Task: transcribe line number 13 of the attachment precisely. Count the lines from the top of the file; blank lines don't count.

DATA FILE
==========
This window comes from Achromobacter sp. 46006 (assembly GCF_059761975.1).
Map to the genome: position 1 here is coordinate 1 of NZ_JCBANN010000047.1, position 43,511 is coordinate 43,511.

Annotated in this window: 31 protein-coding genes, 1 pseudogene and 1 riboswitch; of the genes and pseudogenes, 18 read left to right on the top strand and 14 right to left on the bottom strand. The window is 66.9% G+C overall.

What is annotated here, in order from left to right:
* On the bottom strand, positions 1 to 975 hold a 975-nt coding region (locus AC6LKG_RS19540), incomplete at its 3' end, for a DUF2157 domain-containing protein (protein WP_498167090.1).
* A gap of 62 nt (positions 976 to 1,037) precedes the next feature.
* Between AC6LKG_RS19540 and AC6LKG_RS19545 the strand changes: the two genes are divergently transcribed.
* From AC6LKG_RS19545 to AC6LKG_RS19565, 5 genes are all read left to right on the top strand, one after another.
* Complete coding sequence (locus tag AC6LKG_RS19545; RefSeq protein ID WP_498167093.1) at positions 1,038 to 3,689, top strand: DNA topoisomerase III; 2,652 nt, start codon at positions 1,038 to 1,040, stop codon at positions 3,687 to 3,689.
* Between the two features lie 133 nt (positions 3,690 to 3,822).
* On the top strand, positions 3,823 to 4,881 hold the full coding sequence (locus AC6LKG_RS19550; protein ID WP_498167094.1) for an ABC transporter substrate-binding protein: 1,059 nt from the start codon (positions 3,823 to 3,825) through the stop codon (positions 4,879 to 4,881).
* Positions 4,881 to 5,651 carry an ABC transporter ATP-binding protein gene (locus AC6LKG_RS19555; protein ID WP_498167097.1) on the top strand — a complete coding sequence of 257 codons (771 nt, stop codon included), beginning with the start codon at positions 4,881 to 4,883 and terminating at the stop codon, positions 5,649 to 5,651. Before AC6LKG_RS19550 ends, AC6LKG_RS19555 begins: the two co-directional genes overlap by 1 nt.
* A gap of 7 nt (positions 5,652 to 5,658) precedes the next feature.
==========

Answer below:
* A gap of 7 nt (positions 5,652 to 5,658) precedes the next feature.